The Least Tern, a Fascinating Bird That Needs Our Help

12-year old bird steward Blair Clark shares his experiences

Each summer in St. Augustine I look forward to the return of the Least Terns and my time with them on the beach.  From the second I hear that unmistakable call, I look straight up in the sky to see their white undersides, pointed wings, and little beaks. 

For the last three summers (since I was 9) I have been an Audubon bird steward in St. Johns County.  I was excited to return to my post this month for my fourth season, but a broken toe and a cast means I will have to wait.

One of my jobs as a steward is to make sure the Least Terns and their young are not being harmed by humans or their pets.  I help keep people and their dogs from entering the protected nesting areas.  I also try to make sure that everyone who walks by the colony learns about Least Terns so they will be more eager to help protect them.  I love when people see Least Tern chicks for the first time and are enthusiastic.  My favorite part of stewarding, though, is simply watching the birds and observing their behavior.

When the Least Terns return to St. Augustine from the Caribbean or South America each spring, they look for a great spot to find a partner and raise their young.  Least Terns nest in colonies and seek protected habitat.  They like open areas where other Least Terns can join them.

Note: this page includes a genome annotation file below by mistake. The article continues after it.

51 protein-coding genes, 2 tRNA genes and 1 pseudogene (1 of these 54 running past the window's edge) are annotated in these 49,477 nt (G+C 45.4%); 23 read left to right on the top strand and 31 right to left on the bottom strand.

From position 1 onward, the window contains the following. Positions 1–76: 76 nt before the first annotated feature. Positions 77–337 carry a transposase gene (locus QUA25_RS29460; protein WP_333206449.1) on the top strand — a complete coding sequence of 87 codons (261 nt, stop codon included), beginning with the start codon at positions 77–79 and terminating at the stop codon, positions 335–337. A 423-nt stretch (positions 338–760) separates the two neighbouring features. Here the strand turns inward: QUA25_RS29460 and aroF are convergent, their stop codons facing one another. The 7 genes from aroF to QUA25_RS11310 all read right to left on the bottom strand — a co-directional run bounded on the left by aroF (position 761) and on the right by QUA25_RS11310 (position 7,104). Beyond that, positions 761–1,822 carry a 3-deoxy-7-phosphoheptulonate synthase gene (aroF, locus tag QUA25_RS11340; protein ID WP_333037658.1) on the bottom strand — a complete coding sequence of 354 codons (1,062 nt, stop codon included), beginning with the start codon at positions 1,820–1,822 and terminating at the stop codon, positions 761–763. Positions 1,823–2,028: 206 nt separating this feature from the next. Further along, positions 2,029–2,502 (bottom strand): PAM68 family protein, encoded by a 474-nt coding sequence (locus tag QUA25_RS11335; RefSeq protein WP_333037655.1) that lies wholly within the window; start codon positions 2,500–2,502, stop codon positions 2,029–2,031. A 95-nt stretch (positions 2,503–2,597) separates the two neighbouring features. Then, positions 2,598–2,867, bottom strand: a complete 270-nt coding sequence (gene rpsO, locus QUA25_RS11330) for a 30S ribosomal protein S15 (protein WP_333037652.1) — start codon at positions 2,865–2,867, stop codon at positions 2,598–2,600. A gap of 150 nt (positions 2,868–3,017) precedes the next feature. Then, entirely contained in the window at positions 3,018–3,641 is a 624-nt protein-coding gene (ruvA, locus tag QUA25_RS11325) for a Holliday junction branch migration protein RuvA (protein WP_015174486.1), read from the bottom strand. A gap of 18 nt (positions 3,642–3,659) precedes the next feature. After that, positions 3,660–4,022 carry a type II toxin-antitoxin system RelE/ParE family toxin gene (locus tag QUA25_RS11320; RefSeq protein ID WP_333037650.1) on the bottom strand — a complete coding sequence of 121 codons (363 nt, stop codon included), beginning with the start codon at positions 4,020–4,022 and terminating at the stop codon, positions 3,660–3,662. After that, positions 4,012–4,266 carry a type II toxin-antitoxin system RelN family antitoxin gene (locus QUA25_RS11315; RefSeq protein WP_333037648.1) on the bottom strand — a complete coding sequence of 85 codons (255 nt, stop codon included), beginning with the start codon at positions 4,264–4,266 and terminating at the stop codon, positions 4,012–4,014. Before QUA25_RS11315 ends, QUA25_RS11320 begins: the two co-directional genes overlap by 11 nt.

One of my favorite things to watch is the male Least Tern doing his funny little dance and offering the female a fish.  If they pair off, they go find a good spot together to make their nest, called a scrape.  It’s a shallow scratched-out spot in the sand and a perfect spot to lay their 1 to 3 eggs. 

I also love to watch them diving for fish.  They plunge headfirst, with their wings folded in, and hit the water very fast.  If they are successful, they come out of the water shaking their feathers with pride, showing off their catch of the day. 

The adults’ breeding plumage (black, white, and gray feathers) is stunning.  Their little yellow legs and beaks make the birds even cuter.   The babies, with their brown and gray speckles, know how to keep cool by using their parent as an umbrella.  Just like all baby animals, when they see their parent return with food, they get super excited and a little bit noisy.  I am always happy when I spot a chick running around on its tiny legs.

Being able to spend time on the beach with these amazing birds while educating others and helping protect the species makes for a great day.  It’s hard to imagine going to beaches and not seeing Least Terns and shorebirds.  If we want to preserve these birds, we have to take steps to protect them.  I can’t wait to get back on the beach and help the nesting birds this season.

How you can help, right now